By P.C. Staff
President Barack Obama signed the H.R. 4238 bill on May 20, striking the word “Oriental” from federal law.
The bill’s original author, Rep. Grace Meng (D-NY), introduced the initiative late last year, and the bill was passed unanimously by the House of Representatives on Feb. 29. On May 9, the Senate passed it again with 76 members of Congress as co-sponsors and 51 members of the Congressional Asian Pacific American Caucus.
The new bill targets outdated language used to describe racial groups.
“The term ‘Oriental’ is an insulting and outdated word, and the Senate’s passage of the bill will soon force the U.S. government to finally stop using it,” Meng said in a statement.
“I thank my colleagues in the House and Senate for recognizing the need to pass this long-overdue legislation,” she added. “Our government should not refer to any ethnicity in a derogatory manner, and very shortly this offensive and antiquated term will be gone for good.”
This new law will target and remove the last sections of racial terminology of the U.S. Code. In Title 42 of the U.S. Code for the Department of Energy Organization Act, “a Negro, Puerto Rican, American Indian, Eskimo, Oriental or Aleut or is a Spanish-speaking individual of Spanish descent” will be replaced with “Asian American, Native Hawaiian, a Pacific Islander, African American, Hispanic, Puerto Rican, Native American or an Alaskan Native.”
“‘Oriental’ is a throwback to a time when Asian Americans were viewed as an amorphous population from a geographically-incorrect region known as the Orient, which exists as neither continent nor country. An Oriental could be a rug or a person or any object that could be vaguely associated with cultures east of Europe,” said JACL Executive Director Priscilla Ouchida. “I congratulate Sen. Hirono and Congresswoman Meng for their leadership in ensuring federal law recognizes our self-identity. The new law is a solid step toward eliminating derogatory racial references.”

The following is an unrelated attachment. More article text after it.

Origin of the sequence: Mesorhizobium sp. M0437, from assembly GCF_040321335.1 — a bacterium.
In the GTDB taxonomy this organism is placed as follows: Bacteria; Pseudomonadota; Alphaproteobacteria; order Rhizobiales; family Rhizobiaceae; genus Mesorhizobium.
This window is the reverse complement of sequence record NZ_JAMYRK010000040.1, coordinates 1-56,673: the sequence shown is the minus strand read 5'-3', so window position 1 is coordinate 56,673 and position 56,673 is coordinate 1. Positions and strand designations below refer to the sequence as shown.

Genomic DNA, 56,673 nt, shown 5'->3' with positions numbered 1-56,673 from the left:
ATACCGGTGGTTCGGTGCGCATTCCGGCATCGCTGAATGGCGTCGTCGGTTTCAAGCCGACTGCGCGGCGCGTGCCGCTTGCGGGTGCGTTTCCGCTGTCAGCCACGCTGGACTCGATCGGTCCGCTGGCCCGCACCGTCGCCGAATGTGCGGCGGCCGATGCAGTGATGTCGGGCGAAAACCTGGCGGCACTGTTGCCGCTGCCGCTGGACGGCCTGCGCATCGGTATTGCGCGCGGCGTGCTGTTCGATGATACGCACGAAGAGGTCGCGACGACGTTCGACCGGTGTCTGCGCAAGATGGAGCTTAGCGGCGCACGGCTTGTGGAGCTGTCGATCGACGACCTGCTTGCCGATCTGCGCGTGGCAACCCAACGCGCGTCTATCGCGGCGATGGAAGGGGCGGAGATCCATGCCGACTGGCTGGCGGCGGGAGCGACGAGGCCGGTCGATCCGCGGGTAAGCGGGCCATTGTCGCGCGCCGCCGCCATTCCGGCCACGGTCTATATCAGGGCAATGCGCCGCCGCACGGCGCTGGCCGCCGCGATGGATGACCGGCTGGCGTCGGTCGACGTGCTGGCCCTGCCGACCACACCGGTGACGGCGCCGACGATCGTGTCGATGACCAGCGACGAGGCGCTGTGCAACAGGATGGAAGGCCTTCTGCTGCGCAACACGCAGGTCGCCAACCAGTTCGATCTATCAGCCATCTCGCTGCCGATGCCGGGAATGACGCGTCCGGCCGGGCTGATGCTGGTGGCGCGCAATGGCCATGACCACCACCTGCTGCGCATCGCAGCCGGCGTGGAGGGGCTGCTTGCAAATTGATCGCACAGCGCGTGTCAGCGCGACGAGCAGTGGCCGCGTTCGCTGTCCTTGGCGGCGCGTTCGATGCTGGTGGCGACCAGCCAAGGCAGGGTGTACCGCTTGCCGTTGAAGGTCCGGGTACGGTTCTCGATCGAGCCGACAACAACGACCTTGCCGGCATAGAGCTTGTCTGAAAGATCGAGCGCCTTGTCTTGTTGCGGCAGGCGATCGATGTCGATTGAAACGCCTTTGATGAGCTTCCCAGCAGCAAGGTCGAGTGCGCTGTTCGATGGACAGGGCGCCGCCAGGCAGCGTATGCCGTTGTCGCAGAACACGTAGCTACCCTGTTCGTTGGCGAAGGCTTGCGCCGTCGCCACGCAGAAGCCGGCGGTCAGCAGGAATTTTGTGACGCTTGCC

Other parts of the bill will erase “Negros, Spanish-speaking, Orientals, Indians, Eskimos and Aleuts” from the 1976 public-works act.
The new change looks to reflect America’s steps in addressing race and ethnicity. However, archaic attitudes can leave lasting marks and survive through the law even long after popular culture has moved on. Parts of the government, like the U.S. Census Bureau, have undergone similar revisions.
In 1850, the available categories were “black, mulatto” or “white,” but by 1860, “Indians” for Native Americans and “Chinese” made their first appearances on the census. Those from India didn’t have box until 1920, written as “Hindu.” Hindu, is a religious identity and not an ethnic one.
One of the bureau’s changes included the 2013 announcement that it would no longer use “Negro” on its forms despite being used for almost a century.
But as the federal law moves to eliminate the outdated terms, states still retain some of the racial terms in their statutes like New Jersey’s education code.
The code asks educators in the state to include “the history of the Negro in America” as part of the curriculum. The Mississippi State University of Agriculture and Applied Sciences in General has a 4-H camp in Madison County “for the purpose of teaching the Negro boys and girls of Mississippi standards of better farm and homemaking.” Additionally, New York includes a code requiring sickle-cell anemia tests “to teach applicant for marriage license who is not of the Caucasian, Indian or Oriental race.” Sickle cell anemia is a genetic blood disorder.
But some states have fought for anti-discrimination labels like Pennsylvania. The state prohibits “Caucasian, Negroid, Chinese, Asian Immigrant, French Hawaiian, Arab, Oriental, African-American and Irish” in housing advertisements.
Sen. Mazie K. Hirono, a sponsor to the bill in the Senate, said in statement that “after months of advocacy in both chambers of Congress, derogatory terms in federal law will finally be updated to reflect our country’s diversity.”